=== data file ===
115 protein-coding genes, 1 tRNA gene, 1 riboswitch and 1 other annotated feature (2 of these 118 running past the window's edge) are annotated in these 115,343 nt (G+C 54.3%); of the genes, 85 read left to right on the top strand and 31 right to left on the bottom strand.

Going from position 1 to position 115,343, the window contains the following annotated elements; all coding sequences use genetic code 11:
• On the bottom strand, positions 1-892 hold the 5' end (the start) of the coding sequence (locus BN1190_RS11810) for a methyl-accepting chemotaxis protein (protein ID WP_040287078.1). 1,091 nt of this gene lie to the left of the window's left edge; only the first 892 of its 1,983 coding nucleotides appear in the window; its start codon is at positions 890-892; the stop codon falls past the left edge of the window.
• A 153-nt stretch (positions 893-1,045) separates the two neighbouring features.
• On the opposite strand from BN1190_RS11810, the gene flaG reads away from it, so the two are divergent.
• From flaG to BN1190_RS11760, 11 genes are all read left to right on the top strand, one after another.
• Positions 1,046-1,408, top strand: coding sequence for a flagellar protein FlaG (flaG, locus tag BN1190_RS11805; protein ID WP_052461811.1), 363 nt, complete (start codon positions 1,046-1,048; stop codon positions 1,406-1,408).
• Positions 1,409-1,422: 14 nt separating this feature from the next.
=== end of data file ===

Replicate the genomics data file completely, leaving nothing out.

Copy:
115 protein-coding genes, 1 tRNA gene, 1 riboswitch and 1 other annotated feature (2 of these 118 running past the window's edge) are annotated in these 115,343 nt (G+C 54.3%); of the genes, 85 read left to right on the top strand and 31 right to left on the bottom strand.

Going from position 1 to position 115,343, the window contains the following annotated elements; all coding sequences use genetic code 11:
• On the bottom strand, positions 1-892 hold the 5' end (the start) of the coding sequence (locus BN1190_RS11810) for a methyl-accepting chemotaxis protein (protein ID WP_040287078.1). 1,091 nt of this gene lie to the left of the window's left edge; only the first 892 of its 1,983 coding nucleotides appear in the window; its start codon is at positions 890-892; the stop codon falls past the left edge of the window.
• A 153-nt stretch (positions 893-1,045) separates the two neighbouring features.
• On the opposite strand from BN1190_RS11810, the gene flaG reads away from it, so the two are divergent.
• From flaG to BN1190_RS11760, 11 genes are all read left to right on the top strand, one after another.
• Positions 1,046-1,408, top strand: coding sequence for a flagellar protein FlaG (flaG, locus tag BN1190_RS11805; protein ID WP_052461811.1), 363 nt, complete (start codon positions 1,046-1,048; stop codon positions 1,406-1,408).
• Positions 1,409-1,422: 14 nt separating this feature from the next.